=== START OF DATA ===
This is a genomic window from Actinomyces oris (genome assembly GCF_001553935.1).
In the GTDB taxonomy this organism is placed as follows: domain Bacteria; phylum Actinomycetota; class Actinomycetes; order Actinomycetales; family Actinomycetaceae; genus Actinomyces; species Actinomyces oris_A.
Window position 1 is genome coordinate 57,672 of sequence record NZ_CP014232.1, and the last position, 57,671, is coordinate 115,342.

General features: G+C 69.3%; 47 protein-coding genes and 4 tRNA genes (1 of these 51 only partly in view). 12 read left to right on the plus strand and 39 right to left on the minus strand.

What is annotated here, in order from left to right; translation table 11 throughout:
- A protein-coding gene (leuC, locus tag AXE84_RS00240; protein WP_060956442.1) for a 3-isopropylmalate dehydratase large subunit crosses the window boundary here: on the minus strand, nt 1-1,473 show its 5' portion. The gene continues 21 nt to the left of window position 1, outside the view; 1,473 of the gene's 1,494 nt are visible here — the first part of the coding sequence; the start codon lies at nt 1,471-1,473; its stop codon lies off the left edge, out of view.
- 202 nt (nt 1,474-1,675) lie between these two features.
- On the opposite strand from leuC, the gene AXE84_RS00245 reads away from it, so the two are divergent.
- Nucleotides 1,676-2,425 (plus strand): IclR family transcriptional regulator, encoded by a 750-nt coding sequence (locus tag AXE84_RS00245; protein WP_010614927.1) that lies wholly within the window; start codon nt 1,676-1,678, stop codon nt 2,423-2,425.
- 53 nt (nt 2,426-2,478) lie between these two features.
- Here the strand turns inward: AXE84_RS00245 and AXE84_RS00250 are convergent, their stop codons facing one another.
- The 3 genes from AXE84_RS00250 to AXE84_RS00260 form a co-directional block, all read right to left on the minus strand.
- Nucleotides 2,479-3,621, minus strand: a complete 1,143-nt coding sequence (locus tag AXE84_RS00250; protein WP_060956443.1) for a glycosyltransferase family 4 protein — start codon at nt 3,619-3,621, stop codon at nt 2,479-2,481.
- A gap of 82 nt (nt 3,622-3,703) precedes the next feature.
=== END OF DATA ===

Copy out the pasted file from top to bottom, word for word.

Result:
This is a genomic window from Actinomyces oris (genome assembly GCF_001553935.1).
In the GTDB taxonomy this organism is placed as follows: domain Bacteria; phylum Actinomycetota; class Actinomycetes; order Actinomycetales; family Actinomycetaceae; genus Actinomyces; species Actinomyces oris_A.
Window position 1 is genome coordinate 57,672 of sequence record NZ_CP014232.1, and the last position, 57,671, is coordinate 115,342.

General features: G+C 69.3%; 47 protein-coding genes and 4 tRNA genes (1 of these 51 only partly in view). 12 read left to right on the plus strand and 39 right to left on the minus strand.

What is annotated here, in order from left to right; translation table 11 throughout:
- A protein-coding gene (leuC, locus tag AXE84_RS00240; protein WP_060956442.1) for a 3-isopropylmalate dehydratase large subunit crosses the window boundary here: on the minus strand, nt 1-1,473 show its 5' portion. The gene continues 21 nt to the left of window position 1, outside the view; 1,473 of the gene's 1,494 nt are visible here — the first part of the coding sequence; the start codon lies at nt 1,471-1,473; its stop codon lies off the left edge, out of view.
- 202 nt (nt 1,474-1,675) lie between these two features.
- On the opposite strand from leuC, the gene AXE84_RS00245 reads away from it, so the two are divergent.
- Nucleotides 1,676-2,425 (plus strand): IclR family transcriptional regulator, encoded by a 750-nt coding sequence (locus tag AXE84_RS00245; protein WP_010614927.1) that lies wholly within the window; start codon nt 1,676-1,678, stop codon nt 2,423-2,425.
- 53 nt (nt 2,426-2,478) lie between these two features.
- Here the strand turns inward: AXE84_RS00245 and AXE84_RS00250 are convergent, their stop codons facing one another.
- The 3 genes from AXE84_RS00250 to AXE84_RS00260 form a co-directional block, all read right to left on the minus strand.
- Nucleotides 2,479-3,621, minus strand: a complete 1,143-nt coding sequence (locus tag AXE84_RS00250; protein WP_060956443.1) for a glycosyltransferase family 4 protein — start codon at nt 3,619-3,621, stop codon at nt 2,479-2,481.
- A gap of 82 nt (nt 3,622-3,703) precedes the next feature.